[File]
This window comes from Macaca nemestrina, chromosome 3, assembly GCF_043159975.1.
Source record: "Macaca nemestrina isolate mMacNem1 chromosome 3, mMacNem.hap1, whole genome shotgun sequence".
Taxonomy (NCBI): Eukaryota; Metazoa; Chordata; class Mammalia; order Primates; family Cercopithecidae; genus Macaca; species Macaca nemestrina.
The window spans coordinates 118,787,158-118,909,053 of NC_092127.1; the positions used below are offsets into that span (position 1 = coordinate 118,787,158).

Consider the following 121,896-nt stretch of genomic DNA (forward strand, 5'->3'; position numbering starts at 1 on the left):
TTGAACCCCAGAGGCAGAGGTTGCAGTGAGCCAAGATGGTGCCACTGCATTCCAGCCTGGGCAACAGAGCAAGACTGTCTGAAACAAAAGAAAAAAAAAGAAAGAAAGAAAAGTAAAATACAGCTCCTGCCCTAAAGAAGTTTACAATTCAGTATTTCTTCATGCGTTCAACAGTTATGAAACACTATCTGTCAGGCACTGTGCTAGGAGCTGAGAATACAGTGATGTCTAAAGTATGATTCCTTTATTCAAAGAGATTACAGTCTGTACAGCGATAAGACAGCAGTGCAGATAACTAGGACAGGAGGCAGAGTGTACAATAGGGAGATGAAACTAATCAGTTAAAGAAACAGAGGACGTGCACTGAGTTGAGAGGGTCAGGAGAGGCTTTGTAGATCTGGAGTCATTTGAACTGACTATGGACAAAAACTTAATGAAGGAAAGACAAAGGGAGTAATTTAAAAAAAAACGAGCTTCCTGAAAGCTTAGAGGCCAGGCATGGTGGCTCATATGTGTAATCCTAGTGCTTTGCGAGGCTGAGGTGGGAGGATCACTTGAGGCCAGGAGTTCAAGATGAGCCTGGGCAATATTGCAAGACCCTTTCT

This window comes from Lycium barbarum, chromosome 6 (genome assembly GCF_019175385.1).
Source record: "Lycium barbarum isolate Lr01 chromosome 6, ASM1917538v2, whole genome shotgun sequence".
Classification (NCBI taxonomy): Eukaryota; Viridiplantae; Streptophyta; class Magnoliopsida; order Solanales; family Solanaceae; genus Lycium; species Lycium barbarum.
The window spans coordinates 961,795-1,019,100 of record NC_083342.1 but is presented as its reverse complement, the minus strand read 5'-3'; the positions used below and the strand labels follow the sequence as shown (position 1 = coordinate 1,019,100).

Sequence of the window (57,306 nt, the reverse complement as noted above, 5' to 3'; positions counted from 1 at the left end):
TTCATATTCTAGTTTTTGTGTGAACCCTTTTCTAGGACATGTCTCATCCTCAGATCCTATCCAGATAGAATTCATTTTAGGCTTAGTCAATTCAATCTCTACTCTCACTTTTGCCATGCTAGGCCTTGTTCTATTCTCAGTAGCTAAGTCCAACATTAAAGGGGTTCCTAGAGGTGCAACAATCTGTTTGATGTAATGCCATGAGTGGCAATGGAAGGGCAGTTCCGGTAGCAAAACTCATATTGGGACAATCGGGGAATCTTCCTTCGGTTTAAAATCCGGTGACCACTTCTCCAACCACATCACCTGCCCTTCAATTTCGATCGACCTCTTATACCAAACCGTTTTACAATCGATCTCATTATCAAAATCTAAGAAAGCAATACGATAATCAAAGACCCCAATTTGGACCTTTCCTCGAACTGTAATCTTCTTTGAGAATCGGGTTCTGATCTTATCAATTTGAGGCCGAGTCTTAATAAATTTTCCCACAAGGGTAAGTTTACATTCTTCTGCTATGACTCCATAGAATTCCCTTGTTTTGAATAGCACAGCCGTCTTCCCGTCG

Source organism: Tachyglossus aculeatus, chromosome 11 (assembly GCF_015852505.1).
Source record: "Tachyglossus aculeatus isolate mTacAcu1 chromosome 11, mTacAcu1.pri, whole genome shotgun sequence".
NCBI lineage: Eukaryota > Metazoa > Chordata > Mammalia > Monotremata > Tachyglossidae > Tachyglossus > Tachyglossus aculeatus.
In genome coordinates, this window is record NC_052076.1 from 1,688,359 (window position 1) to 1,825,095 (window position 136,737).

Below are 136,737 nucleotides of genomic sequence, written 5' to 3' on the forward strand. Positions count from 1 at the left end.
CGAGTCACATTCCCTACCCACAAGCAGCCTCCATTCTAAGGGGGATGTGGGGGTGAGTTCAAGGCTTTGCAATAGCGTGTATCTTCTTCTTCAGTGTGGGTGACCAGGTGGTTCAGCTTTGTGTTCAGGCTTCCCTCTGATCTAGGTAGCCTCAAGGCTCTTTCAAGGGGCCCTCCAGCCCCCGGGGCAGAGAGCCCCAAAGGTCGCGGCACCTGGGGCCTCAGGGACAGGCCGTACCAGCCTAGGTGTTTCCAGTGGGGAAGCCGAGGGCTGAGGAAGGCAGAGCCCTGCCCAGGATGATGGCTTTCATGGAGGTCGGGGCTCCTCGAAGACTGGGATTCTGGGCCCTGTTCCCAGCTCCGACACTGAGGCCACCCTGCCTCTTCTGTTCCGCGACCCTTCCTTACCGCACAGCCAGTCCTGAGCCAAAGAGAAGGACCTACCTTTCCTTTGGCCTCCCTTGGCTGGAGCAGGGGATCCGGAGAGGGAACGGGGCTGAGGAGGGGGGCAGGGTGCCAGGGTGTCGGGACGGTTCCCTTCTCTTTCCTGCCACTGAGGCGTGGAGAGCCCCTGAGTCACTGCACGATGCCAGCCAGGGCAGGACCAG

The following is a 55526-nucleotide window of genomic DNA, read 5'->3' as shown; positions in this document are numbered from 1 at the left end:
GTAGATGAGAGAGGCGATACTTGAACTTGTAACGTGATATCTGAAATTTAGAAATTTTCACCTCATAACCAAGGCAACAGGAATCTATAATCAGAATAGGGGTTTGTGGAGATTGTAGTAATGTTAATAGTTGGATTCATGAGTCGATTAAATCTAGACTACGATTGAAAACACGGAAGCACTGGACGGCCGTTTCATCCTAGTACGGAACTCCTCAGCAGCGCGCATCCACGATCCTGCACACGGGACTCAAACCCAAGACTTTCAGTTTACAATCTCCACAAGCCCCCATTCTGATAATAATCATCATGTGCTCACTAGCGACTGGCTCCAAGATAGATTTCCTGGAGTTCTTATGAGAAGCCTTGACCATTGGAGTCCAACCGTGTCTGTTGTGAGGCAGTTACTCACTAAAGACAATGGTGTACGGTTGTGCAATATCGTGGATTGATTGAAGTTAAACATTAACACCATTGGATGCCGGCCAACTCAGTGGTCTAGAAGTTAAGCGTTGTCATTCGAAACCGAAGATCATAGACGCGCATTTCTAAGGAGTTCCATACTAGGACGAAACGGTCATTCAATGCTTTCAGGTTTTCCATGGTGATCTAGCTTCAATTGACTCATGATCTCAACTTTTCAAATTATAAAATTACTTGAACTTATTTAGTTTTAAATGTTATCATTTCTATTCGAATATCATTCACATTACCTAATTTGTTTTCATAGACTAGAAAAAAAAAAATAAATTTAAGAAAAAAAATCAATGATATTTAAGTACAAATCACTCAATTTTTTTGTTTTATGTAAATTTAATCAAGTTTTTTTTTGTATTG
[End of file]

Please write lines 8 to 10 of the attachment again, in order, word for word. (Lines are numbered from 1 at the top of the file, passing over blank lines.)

Source record: "Lycium barbarum isolate Lr01 chromosome 6, ASM1917538v2, whole genome shotgun sequence".
Classification (NCBI taxonomy): Eukaryota; Viridiplantae; Streptophyta; class Magnoliopsida; order Solanales; family Solanaceae; genus Lycium; species Lycium barbarum.
The window spans coordinates 961,795-1,019,100 of record NC_083342.1 but is presented as its reverse complement, the minus strand read 5'-3'; the positions used below and the strand labels follow the sequence as shown (position 1 = coordinate 1,019,100).